COMMENT by Gregor Paul in Tokyo
There's nothing quite like it when the All Blacks find their sweet spot and mix beauty and brawn in a heady concoction that probably gets somewhere close to being how the gods want the game to be played.
New Zealand in the right mood as they so obviously were against Ireland can only be stopped by the miraculously brave and the fabulously inventive.
Ireland were neither and so they were hit by this runaway train of an All Blacks side that has found itself at precisely the sort of time that is quite useful for teams to find themselves.
Some may be keen to now stamp them as champions-elect after demolishing Ireland. Maybe they are, although England and South Africa would wriggle a bit about that.
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But the All Blacks, whatever they are, are going to be phenomenally hard to beat because they are playing beyond the imagination of most defence coaches.
The Irish will fly home tomorrow and start to realise that they witnessed the point in time that signalled the days of the rush defence are over and that they are light years behind New Zealand in speed of thought, deed and execution.
The All Blacks have taken a sort of Neil Armstrong-size stride towards the title, not just because they won, but because of what they now appear to be capable of.
An attack game that looked lost and confused 11 months ago when they last played Ireland didn't have the first hint of uncertainty about it in Tokyo.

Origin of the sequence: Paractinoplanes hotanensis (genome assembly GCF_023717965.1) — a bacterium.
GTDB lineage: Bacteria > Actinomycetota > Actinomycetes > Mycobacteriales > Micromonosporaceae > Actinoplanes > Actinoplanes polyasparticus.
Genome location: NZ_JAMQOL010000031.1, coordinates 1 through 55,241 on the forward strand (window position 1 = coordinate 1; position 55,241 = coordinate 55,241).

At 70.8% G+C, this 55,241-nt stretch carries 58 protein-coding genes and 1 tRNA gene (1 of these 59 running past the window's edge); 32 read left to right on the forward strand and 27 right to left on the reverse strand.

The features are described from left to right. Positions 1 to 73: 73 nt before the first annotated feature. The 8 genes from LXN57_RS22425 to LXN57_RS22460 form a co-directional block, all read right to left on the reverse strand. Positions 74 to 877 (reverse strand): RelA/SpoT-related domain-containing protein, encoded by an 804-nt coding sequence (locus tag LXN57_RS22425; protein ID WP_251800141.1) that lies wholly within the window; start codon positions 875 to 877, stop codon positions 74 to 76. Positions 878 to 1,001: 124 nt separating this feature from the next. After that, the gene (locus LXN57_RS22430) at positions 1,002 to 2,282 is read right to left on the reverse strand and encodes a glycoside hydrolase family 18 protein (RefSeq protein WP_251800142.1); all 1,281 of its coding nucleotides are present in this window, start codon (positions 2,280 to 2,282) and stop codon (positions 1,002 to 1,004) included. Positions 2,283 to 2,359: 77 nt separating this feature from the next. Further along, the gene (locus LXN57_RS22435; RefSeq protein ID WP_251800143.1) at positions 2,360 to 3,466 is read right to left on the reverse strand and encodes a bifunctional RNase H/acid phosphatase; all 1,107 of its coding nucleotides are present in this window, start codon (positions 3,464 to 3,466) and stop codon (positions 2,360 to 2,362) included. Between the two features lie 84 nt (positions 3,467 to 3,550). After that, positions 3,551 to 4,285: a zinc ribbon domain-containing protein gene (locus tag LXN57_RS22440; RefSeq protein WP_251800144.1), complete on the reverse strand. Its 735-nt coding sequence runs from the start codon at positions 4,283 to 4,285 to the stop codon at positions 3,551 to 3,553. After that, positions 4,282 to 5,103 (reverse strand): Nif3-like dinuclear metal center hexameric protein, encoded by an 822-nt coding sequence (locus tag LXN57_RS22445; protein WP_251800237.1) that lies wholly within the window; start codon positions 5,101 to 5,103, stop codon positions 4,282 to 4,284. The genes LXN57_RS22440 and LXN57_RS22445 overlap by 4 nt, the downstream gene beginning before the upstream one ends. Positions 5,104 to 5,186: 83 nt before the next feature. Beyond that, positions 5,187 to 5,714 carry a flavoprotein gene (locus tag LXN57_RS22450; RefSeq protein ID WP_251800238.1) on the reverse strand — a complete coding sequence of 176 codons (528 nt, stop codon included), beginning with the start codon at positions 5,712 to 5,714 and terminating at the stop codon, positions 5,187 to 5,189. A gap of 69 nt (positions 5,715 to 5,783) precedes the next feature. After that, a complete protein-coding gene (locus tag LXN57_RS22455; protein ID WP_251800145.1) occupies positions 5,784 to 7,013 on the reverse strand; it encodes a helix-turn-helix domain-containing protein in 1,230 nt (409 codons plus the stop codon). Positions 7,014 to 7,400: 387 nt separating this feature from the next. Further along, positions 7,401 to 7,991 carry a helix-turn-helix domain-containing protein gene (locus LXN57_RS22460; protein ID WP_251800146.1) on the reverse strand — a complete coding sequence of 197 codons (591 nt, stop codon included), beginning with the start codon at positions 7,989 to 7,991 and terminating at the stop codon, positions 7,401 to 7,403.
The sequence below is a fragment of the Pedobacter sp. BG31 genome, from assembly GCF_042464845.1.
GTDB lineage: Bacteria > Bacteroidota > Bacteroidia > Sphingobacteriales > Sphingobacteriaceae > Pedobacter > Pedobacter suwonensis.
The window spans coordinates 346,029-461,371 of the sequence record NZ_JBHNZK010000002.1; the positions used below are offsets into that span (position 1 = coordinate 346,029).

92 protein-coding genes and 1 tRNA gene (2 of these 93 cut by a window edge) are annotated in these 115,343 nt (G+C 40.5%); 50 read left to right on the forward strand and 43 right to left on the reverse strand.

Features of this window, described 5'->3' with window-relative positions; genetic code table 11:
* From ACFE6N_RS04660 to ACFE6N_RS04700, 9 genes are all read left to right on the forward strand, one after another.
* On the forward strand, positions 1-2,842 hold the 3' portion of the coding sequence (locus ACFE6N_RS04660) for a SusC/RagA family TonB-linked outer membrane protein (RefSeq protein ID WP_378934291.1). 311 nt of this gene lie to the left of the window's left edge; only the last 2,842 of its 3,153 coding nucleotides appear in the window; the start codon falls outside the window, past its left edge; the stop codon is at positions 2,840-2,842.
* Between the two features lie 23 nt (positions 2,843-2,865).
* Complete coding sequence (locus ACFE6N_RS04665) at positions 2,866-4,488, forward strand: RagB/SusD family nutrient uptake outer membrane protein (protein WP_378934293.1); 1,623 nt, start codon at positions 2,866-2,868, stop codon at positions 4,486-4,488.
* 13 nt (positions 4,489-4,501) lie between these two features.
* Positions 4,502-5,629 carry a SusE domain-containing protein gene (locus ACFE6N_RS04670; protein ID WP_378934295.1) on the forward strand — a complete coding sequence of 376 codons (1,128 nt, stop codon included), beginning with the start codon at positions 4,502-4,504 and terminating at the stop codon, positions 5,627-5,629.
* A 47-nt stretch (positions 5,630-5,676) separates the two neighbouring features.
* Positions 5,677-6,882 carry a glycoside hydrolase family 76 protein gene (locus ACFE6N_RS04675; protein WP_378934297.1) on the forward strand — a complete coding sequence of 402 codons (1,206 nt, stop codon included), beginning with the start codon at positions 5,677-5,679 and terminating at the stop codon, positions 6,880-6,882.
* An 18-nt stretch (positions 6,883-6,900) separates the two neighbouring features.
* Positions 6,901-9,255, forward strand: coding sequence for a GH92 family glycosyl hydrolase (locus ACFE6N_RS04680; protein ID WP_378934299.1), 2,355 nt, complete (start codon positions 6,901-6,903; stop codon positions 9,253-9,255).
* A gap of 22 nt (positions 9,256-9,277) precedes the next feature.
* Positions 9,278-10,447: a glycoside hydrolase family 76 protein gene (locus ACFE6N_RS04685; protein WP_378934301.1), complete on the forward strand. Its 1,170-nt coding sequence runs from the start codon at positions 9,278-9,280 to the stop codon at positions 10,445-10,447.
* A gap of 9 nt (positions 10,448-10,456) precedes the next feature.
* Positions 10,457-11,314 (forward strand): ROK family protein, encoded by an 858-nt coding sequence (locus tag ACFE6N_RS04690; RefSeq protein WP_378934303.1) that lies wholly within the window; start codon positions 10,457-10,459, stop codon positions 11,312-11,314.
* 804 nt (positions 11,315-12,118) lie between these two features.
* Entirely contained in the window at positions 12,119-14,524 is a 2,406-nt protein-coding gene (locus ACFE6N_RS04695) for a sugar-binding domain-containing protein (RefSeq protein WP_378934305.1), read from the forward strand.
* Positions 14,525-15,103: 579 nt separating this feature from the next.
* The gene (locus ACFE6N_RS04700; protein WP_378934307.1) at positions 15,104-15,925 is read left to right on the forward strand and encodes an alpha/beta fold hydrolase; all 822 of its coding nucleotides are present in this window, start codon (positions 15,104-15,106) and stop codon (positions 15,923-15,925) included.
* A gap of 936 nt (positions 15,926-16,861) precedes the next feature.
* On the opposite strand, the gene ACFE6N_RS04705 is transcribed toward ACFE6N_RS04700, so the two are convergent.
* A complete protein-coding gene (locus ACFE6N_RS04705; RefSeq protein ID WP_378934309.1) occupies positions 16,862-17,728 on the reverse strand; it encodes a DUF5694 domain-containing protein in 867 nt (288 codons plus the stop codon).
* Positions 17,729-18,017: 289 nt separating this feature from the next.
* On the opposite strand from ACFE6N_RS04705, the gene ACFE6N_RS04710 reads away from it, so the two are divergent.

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It was beyond impressive. It was at times almost bordering on perfect rugby the marriage of speed, skill, physicality and imagination was intoxicating. A rugby drug if ever there was one.
The All Blacks were direct, they were polished, they were creative, they were accurate. They hit up the middle. They went wide. They went all over the place, when they liked and how they liked.
The speed was frenetic and yet the execution wasn't which is why Ireland stood, dazed, dumbfounded, clinging on to nothing hoping that it would all just end without too much humiliation so they could get on a plane and lick their wounds in peace.
They must have wondered how on earth they won last year and how on earth the gap between them became so fantastically large in the interim.
They should have been able to compile a fairly long list as the game passed them by. They must have realised that the speed was the biggest difference.
The All Blacks were a million miles an hour and kept it like that for 80 minutes. The intensity of their defence and discipline were on a different scale too.
They gave Ireland nothing – no easy ins to the game. No cheap shots at goal and not a damaging number of pressure-relieving, needless penalties.
Then there was the Richie Mo'unga-Beauden Barrett partnership and their constant buzz of good ideas.
The ability of Kieran Read to slip the ball out of the tackle to other forwards. The ability of all the forwards to do that in fact.
The mobility of the props – all four of them. They ran and they tackled while in Dublin they just scrummed.
The awareness every time they had the ball – to take their time to pick the right option. To not panic and be willing to play behind the gain line.
The list could go on and on but really, the All Blacks were infinitely better at everything than they were last year in Dublin and they have quite clearly re-invented themselves and what is possible.
When they turn up with that difficult to strike balance of fire in the blood and ice in the brain, a team of limited old cart horses like Ireland never stood a chance.